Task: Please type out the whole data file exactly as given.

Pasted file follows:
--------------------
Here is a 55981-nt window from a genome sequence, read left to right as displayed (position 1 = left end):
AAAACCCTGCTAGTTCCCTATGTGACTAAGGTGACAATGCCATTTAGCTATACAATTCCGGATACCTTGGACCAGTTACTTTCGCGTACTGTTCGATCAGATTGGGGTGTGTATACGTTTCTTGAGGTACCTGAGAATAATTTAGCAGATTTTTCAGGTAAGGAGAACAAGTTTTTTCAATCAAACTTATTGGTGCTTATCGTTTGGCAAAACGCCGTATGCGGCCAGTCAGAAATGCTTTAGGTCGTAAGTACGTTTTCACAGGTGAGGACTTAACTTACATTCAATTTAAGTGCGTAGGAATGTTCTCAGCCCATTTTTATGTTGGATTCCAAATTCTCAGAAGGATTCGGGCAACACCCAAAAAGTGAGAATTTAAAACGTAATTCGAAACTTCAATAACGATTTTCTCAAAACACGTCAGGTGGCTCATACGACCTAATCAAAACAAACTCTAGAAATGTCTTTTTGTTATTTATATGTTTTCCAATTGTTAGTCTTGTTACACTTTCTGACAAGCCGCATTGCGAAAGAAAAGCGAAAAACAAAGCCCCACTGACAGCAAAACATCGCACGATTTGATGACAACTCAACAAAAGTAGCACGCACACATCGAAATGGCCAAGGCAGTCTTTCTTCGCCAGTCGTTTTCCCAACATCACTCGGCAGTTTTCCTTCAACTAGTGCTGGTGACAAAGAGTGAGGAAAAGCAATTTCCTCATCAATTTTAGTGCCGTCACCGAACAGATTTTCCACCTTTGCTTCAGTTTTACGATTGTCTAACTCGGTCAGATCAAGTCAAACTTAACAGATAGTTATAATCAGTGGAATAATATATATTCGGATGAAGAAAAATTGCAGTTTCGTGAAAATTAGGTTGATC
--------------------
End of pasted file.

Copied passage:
Here is a 55981-nt window from a genome sequence, read left to right as displayed (position 1 = left end):
AAAACCCTGCTAGTTCCCTATGTGACTAAGGTGACAATGCCATTTAGCTATACAATTCCGGATACCTTGGACCAGTTACTTTCGCGTACTGTTCGATCAGATTGGGGTGTGTATACGTTTCTTGAGGTACCTGAGAATAATTTAGCAGATTTTTCAGGTAAGGAGAACAAGTTTTTTCAATCAAACTTATTGGTGCTTATCGTTTGGCAAAACGCCGTATGCGGCCAGTCAGAAATGCTTTAGGTCGTAAGTACGTTTTCACAGGTGAGGACTTAACTTACATTCAATTTAAGTGCGTAGGAATGTTCTCAGCCCATTTTTATGTTGGATTCCAAATTCTCAGAAGGATTCGGGCAACACCCAAAAAGTGAGAATTTAAAACGTAATTCGAAACTTCAATAACGATTTTCTCAAAACACGTCAGGTGGCTCATACGACCTAATCAAAACAAACTCTAGAAATGTCTTTTTGTTATTTATATGTTTTCCAATTGTTAGTCTTGTTACACTTTCTGACAAGCCGCATTGCGAAAGAAAAGCGAAAAACAAAGCCCCACTGACAGCAAAACATCGCACGATTTGATGACAACTCAACAAAAGTAGCACGCACACATCGAAATGGCCAAGGCAGTCTTTCTTCGCCAGTCGTTTTCCCAACATCACTCGGCAGTTTTCCTTCAACTAGTGCTGGTGACAAAGAGTGAGGAAAAGCAATTTCCTCATCAATTTTAGTGCCGTCACCGAACAGATTTTCCACCTTTGCTTCAGTTTTACGATTGTCTAACTCGGTCAGATCAAGTCAAACTTAACAGATAGTTATAATCAGTGGAATAATATATATTCGGATGAAGAAAAATTGCAGTTTCGTGAAAATTAGGTTGATC